In a new paper in Atmospheric Chemistry and Physics, we present a new method for predicting atmospheric methane concentrations along any socioeconomic emission scenario. We use a simple and fast modeling approach that accounts for chemistry-climate interactions, including their uncertainties. Since rising greenhouse gas abundances are the main cause of recent climate change and methane is one of the most important greenhouse gases, these results will impact the predicted climate evolution in the 21st century.
Projected future atmospheric methane abundance (left) and lifetime in the atmosphere (right) in the RCP 8.5 socioeconomic climate and emission scenario. Projected uncertainty (shaded) accounts for uncertainty in the present-day budget, emissions, and chemistry-climate effects. We compare our projections to the MAGICC model and the IPCC Third Assessment Report (TAR) model, which do not include uncertainties.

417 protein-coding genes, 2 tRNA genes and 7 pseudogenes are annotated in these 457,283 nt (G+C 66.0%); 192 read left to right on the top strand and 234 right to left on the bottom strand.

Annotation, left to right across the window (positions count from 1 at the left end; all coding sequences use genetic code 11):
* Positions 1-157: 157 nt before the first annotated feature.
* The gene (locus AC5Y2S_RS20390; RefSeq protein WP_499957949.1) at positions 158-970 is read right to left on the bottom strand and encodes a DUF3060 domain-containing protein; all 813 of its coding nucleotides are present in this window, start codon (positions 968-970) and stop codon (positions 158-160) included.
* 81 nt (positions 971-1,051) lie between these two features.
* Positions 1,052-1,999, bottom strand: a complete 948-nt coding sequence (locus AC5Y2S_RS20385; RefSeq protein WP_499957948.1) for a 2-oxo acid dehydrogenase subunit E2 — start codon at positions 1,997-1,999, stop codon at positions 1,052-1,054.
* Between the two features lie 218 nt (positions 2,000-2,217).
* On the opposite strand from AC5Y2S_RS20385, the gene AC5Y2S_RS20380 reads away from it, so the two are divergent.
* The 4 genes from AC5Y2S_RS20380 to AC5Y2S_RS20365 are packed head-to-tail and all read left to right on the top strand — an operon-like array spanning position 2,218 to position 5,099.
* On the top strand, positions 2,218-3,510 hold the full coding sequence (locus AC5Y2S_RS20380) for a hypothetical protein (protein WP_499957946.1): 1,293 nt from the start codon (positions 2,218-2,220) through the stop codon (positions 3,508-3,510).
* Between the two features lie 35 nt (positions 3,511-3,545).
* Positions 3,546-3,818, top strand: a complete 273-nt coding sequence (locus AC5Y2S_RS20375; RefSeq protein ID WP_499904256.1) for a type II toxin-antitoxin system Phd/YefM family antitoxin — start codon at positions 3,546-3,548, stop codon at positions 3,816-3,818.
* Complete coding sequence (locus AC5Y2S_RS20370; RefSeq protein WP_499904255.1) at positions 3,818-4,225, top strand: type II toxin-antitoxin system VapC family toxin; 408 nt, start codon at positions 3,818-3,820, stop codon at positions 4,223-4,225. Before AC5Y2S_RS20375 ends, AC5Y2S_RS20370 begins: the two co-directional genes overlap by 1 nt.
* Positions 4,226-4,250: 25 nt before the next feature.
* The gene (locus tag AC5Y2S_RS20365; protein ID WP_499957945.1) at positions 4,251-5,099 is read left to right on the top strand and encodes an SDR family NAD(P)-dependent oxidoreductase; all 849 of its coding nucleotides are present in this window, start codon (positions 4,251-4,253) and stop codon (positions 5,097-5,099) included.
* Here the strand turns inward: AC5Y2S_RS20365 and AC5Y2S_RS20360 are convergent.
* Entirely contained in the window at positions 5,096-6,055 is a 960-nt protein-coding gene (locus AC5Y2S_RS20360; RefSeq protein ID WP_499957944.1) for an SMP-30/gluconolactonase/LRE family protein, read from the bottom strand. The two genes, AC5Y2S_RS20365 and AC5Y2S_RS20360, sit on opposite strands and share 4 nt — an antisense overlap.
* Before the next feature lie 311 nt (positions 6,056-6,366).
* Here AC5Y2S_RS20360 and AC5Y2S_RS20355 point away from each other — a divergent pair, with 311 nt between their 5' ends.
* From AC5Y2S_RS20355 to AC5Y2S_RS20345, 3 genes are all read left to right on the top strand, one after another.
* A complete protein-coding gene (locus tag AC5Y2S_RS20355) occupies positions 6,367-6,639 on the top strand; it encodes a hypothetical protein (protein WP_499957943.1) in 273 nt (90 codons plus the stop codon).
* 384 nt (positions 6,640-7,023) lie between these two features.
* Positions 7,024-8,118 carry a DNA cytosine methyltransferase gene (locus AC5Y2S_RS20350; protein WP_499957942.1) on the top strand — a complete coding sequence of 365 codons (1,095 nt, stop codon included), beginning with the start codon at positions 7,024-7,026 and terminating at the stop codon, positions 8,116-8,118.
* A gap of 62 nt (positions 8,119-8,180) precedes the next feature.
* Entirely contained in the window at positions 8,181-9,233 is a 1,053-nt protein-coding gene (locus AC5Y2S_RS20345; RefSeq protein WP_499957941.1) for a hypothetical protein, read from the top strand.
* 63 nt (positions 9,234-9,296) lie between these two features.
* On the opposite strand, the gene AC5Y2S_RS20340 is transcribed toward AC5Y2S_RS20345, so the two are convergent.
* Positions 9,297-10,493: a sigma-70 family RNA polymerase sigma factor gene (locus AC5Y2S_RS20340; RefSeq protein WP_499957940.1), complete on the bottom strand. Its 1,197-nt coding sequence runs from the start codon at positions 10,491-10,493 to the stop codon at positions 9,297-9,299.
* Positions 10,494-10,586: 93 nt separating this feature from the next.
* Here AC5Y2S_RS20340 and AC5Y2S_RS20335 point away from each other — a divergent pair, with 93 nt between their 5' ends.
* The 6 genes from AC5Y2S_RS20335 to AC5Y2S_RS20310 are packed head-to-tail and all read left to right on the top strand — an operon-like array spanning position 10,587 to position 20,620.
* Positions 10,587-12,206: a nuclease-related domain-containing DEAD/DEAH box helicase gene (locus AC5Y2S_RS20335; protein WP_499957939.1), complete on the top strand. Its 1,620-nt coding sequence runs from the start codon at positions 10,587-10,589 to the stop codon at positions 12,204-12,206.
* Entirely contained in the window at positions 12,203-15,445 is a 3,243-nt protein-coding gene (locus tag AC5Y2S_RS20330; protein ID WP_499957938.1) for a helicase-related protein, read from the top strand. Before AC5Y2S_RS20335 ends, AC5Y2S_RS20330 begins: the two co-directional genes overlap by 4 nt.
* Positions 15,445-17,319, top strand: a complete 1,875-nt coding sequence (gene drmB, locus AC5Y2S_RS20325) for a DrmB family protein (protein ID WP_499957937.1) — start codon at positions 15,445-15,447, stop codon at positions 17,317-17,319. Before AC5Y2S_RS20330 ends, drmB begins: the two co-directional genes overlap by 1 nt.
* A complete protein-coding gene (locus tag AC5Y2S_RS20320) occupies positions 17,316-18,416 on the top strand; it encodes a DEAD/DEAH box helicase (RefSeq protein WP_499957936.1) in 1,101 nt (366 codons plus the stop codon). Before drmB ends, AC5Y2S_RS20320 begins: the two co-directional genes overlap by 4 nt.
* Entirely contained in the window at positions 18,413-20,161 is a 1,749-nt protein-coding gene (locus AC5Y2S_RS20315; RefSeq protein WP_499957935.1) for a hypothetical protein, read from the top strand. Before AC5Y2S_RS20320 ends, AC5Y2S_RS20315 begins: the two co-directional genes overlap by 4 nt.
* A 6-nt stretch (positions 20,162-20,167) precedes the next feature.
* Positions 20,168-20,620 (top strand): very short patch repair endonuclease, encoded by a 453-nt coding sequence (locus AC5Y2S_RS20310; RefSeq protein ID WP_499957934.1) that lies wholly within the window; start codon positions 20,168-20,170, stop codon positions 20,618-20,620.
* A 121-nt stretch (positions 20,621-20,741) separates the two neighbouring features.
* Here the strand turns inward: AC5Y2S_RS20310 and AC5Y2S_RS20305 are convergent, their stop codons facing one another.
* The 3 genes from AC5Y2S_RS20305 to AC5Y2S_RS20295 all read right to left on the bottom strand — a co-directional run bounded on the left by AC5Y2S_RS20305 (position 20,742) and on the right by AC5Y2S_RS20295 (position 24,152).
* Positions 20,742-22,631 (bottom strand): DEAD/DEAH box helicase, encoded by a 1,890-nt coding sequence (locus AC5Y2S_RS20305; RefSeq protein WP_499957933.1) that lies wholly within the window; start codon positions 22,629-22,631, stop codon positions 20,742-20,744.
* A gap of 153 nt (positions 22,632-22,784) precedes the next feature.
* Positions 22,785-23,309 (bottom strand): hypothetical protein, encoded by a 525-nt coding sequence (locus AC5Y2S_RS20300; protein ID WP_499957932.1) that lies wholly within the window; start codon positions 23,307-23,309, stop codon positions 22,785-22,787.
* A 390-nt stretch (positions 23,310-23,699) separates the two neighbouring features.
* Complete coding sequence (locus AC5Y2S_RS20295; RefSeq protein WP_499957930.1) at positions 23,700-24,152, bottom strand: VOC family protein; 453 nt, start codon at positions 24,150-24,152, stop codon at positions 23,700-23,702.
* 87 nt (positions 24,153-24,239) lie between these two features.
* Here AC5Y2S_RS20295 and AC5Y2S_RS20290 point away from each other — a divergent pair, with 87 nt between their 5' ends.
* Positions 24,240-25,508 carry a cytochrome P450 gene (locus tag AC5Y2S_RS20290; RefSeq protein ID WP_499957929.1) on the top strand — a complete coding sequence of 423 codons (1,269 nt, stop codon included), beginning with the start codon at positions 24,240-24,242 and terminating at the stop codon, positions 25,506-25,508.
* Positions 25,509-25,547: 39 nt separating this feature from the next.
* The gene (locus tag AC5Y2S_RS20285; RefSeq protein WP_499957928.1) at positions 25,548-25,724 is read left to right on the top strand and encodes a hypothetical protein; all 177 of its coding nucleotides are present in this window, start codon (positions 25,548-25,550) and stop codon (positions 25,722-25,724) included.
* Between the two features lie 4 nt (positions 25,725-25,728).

For more information:
Holmes, C. D., M. J. Prather, O. A. Søvde, and G. Myhre (2013) Future methane, hydroxyl, and their uncertainties: key climate and emission parameters for future predictions, Atmos. Chem. Phys. 13, 285-302, doi:10.5194/acp-13-285-2013.
Prather, M. J., C. D. Holmes, and J. Hsu (2012) Reactive greenhouse gas scenarios: Systematic exploration of uncertainties and the role of atmospheric chemistry. Geophys. Res. Lett., doi:10.1029/2012GL051440.